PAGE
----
India's caste system is one of the oldest surviving forms of social stratification in the world. This caste system categorizes Hindus at birth, defining their place in society, what jobs they can do and who they can marry.
The caste system divides Hindus into four main categories namely Brahmins, Kshatriyas, Vaisyas and Sudras.
How did caste emerge?
The Manusmriti, widely regarded as the most important and authoritative book on Hindu law and dating from at least 1,000 years before Christ was born recognizes and justifies the caste system as the basis of social order and order.
Many believe that caste groups derive from Brahma, the Hindu God of Creation. At the top of the hierarchy are the Brahmins who are mostly teachers and intellectuals and are believed to have come from the head of Brahma.
Then the Knights, or warriors and rulers, supposedly from his hands. The three Vaisyas, or merchants, were created from his thighs. At the bottom of the pile are the Sudras, who come from Brahma's feet and do all the menial work or labor.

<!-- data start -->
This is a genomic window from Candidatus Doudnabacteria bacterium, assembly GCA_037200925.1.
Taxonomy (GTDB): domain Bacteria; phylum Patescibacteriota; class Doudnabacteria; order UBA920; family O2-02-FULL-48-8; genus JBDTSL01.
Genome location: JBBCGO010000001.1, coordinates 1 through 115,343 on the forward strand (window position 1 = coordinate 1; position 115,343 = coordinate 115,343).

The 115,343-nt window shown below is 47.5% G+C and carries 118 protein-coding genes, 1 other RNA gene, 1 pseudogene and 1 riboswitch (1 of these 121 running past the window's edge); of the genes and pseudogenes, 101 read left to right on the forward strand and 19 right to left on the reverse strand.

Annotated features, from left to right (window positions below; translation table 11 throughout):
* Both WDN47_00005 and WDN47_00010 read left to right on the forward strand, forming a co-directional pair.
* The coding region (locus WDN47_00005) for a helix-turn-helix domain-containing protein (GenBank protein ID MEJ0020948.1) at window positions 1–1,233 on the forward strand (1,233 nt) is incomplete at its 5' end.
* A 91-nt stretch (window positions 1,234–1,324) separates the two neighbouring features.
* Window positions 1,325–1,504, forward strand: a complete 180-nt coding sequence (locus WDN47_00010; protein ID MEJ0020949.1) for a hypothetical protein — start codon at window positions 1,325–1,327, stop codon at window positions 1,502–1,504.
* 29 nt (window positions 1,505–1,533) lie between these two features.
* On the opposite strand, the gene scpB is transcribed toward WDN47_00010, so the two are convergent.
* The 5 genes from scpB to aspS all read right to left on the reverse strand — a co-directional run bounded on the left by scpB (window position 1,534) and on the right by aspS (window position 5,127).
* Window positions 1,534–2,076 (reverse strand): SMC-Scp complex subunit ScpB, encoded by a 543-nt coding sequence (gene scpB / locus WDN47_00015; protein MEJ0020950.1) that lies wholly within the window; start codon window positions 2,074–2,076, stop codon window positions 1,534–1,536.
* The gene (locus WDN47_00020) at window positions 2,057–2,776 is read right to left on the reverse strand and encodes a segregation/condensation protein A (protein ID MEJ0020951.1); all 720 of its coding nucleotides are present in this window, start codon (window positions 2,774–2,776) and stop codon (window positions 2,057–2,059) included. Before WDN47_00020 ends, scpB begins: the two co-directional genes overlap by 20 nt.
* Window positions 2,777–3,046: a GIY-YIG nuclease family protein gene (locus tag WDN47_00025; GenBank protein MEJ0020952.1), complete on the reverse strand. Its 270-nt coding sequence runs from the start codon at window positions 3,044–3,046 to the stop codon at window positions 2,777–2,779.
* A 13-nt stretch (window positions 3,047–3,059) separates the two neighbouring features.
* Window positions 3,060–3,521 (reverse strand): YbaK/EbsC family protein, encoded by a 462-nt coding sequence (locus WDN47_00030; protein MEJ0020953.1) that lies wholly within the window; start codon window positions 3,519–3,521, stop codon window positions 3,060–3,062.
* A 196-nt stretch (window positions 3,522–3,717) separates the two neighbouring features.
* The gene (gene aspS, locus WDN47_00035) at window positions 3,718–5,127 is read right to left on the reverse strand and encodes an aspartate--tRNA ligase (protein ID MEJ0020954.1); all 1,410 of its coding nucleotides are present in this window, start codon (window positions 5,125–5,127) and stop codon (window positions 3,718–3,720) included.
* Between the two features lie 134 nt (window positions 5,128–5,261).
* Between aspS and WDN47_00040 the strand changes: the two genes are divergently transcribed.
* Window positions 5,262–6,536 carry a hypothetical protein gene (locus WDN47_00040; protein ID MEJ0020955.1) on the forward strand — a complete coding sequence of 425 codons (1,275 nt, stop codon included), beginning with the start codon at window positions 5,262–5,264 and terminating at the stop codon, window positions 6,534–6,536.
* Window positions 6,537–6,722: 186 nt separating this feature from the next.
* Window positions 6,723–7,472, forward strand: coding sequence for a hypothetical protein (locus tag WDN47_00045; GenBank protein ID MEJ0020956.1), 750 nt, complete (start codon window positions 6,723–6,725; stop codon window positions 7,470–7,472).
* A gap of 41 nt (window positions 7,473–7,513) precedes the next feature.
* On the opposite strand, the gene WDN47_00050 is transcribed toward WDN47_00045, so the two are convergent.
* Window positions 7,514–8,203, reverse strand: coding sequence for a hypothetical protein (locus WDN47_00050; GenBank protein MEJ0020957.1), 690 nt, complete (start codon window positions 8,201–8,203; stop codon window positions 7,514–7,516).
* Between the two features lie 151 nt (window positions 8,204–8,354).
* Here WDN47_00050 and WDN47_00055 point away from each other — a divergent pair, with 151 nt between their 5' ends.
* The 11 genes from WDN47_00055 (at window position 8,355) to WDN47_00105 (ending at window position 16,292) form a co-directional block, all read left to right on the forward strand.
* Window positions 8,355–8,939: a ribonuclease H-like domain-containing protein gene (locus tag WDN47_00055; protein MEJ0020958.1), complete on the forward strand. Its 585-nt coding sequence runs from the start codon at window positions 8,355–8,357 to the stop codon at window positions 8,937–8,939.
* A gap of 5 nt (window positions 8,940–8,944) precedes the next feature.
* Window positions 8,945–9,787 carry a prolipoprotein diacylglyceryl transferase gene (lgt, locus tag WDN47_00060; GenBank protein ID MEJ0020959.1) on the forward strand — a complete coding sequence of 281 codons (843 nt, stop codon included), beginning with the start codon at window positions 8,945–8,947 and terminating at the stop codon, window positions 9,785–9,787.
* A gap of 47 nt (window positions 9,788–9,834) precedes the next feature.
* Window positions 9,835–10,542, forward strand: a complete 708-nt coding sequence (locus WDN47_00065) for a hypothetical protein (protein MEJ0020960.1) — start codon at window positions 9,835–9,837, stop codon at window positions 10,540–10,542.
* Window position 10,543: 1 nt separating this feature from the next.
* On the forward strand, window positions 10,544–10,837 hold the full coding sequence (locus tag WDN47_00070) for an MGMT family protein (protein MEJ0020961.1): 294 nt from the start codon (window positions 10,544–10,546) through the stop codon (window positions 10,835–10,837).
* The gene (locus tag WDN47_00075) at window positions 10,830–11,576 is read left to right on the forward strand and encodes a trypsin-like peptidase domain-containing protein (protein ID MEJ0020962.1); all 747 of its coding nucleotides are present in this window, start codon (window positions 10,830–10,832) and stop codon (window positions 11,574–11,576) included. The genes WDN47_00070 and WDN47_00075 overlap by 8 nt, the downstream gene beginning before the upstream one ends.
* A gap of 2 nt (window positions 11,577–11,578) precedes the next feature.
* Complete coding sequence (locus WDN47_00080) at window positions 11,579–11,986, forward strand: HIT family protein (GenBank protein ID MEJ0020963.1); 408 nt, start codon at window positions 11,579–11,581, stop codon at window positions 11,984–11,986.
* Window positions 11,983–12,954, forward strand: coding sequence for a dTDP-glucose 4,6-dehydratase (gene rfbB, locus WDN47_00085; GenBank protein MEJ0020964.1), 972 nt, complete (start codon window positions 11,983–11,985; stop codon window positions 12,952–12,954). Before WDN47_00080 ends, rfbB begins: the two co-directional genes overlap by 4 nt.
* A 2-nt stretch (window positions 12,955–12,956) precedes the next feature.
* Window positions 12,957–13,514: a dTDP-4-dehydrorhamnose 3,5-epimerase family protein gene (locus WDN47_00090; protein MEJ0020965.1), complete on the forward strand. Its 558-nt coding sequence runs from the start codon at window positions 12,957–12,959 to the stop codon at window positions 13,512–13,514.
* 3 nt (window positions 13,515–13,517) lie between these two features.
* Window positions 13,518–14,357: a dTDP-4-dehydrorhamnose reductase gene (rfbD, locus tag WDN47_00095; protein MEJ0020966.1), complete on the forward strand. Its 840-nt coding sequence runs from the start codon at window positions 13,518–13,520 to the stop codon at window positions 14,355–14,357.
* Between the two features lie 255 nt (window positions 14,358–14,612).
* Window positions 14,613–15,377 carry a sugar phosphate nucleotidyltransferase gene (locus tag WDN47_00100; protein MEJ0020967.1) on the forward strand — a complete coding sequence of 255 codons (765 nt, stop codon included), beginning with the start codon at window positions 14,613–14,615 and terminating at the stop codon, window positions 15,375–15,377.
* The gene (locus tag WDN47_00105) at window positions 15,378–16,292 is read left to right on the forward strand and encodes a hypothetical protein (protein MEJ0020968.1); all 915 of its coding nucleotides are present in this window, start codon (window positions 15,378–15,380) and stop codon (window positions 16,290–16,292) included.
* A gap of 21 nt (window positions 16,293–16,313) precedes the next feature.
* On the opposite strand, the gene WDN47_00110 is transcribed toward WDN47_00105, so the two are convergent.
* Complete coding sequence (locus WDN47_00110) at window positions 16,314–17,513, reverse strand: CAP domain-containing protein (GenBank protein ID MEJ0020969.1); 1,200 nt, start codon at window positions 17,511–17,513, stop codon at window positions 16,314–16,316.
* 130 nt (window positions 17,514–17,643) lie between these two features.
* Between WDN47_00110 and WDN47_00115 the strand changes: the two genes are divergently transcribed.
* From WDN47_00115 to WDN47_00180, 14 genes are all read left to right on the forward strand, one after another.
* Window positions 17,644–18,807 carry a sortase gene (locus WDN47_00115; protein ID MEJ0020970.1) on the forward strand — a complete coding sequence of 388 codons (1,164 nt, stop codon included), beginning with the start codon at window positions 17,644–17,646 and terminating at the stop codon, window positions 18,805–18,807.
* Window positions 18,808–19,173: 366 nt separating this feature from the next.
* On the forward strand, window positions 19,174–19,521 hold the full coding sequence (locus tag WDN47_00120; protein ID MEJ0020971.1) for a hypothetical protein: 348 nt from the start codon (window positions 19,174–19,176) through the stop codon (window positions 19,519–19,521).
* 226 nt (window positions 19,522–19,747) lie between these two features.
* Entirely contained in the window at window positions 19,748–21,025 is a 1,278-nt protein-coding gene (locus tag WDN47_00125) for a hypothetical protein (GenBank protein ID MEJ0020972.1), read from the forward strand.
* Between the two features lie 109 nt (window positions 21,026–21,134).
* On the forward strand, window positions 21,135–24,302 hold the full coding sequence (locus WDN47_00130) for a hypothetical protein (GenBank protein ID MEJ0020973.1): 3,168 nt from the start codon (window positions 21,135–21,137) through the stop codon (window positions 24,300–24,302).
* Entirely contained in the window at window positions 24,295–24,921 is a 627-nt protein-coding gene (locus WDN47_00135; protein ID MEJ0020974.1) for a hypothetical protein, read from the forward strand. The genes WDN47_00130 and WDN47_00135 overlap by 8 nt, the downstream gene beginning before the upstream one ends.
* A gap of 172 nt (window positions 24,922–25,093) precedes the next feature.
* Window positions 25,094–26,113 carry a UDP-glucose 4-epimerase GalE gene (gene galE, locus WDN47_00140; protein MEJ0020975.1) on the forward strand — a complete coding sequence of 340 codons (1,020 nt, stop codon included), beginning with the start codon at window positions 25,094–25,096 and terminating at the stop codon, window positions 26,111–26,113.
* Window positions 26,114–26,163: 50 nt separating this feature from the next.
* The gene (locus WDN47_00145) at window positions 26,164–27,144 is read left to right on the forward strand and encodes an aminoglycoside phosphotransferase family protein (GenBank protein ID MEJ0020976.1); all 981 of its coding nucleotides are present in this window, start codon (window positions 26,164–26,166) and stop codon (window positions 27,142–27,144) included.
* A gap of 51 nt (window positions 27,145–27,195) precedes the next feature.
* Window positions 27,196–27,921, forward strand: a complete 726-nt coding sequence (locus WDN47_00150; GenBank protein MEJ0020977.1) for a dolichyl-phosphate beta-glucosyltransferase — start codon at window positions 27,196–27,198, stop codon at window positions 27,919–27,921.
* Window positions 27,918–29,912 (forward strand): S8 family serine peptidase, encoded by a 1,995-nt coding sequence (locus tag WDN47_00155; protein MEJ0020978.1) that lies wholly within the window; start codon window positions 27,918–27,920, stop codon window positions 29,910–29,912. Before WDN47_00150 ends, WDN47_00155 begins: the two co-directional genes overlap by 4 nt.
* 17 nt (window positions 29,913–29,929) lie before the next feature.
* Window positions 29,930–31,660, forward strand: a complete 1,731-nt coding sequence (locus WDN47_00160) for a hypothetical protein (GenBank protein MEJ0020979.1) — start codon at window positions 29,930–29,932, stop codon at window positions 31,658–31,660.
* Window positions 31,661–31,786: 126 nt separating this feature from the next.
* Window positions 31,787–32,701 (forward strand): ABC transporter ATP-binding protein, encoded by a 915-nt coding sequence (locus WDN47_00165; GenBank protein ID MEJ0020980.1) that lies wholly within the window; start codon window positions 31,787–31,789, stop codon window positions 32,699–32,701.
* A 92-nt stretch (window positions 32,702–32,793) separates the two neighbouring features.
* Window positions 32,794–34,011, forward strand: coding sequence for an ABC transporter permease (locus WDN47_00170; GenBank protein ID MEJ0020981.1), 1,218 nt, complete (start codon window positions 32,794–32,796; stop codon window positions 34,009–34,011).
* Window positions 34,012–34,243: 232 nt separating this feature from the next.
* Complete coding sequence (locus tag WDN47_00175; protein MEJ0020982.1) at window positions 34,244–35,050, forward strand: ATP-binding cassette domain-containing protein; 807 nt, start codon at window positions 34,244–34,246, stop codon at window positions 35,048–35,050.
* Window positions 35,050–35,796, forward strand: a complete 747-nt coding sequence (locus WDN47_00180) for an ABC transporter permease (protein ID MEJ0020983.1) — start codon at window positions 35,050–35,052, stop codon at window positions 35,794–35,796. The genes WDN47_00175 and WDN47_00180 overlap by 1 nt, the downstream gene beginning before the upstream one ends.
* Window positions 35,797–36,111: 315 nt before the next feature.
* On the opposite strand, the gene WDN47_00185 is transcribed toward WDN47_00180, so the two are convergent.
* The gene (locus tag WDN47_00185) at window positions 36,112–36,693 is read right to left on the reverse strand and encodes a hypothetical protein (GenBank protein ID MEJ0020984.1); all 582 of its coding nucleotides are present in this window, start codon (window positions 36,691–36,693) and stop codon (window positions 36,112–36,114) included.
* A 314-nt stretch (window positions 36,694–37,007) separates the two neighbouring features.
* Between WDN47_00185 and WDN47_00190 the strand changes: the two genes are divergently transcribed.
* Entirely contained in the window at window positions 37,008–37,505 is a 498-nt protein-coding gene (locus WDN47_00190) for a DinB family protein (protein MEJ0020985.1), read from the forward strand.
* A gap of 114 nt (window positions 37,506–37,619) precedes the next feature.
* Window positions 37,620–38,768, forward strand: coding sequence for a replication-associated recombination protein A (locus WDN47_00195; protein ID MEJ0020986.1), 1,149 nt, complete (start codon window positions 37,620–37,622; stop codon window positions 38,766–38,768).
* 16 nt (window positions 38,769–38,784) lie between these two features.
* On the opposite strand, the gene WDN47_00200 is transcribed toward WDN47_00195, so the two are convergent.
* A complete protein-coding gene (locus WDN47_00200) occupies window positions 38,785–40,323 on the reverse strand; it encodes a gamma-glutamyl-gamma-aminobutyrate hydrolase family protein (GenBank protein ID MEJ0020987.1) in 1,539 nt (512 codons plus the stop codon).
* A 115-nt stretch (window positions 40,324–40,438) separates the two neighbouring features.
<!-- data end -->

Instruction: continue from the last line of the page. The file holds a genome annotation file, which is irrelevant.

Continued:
The main castes are further subdivided into about 3,000 castes and 25,000 sub-castes, each based on their specific occupation. Outside of this Hindu caste system exists the "untouchables" or Dalits.
Over the centuries, caste has dictated nearly every aspect of Hindu religious and social life, with each group occupying a specific place in this complex hierarchy.
Rural communities have long been organized by caste - upper and lower castes almost always lived in separate colonies, water wells were not shared, Brahmins would not receive food or drink from the Sudras, and one could only marry between castes.
Dalit Caste Jobs
Dalits are forced to take up jobs such as janitors, scavengers, brick kilns and leather crafts – jobs that are considered “dirty” or “dishonorable” for the higher caste community.
Sanitation and cleaning jobs both formally and informally employ 5 million people, of whom 90 percent belong to the lowest Dalits sub-caste, according to a five-month study of sanitation workers across India conducted in 2017 by Dalberg Advisors, a development policy and strategy firm, with support from The Gates Foundation.